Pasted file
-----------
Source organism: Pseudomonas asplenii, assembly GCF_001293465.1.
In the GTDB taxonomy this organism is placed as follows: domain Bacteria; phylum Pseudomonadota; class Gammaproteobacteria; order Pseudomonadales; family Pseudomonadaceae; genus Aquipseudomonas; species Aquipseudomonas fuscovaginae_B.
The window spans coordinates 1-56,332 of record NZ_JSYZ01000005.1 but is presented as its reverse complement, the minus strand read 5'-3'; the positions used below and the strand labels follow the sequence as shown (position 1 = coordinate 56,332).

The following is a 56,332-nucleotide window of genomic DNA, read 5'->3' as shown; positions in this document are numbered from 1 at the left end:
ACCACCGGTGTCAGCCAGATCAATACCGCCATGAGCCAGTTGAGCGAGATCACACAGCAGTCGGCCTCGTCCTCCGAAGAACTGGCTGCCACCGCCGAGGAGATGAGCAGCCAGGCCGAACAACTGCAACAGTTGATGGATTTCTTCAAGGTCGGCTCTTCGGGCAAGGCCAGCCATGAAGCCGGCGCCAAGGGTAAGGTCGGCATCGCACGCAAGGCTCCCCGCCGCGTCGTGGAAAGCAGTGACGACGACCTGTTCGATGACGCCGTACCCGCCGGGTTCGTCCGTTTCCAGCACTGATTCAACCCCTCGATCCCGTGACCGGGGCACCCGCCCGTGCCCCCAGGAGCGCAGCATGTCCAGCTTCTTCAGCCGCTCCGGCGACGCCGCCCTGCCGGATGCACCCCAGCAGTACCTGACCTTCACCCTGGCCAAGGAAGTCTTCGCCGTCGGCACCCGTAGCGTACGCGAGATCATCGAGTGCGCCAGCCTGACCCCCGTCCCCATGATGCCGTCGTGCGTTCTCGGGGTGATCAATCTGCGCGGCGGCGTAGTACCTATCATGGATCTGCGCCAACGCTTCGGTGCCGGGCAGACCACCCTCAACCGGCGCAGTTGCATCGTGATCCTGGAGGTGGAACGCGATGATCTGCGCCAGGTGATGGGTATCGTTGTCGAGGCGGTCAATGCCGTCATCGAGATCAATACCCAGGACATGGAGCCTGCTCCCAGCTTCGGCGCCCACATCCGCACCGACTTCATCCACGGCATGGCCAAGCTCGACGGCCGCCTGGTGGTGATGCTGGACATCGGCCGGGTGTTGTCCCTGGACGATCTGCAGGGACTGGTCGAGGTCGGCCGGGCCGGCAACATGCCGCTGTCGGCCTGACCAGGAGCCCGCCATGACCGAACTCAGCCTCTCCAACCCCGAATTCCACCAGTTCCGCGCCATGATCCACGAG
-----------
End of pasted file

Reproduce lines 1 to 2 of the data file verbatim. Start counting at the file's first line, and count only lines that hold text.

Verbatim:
Source organism: Pseudomonas asplenii, assembly GCF_001293465.1.
In the GTDB taxonomy this organism is placed as follows: domain Bacteria; phylum Pseudomonadota; class Gammaproteobacteria; order Pseudomonadales; family Pseudomonadaceae; genus Aquipseudomonas; species Aquipseudomonas fuscovaginae_B.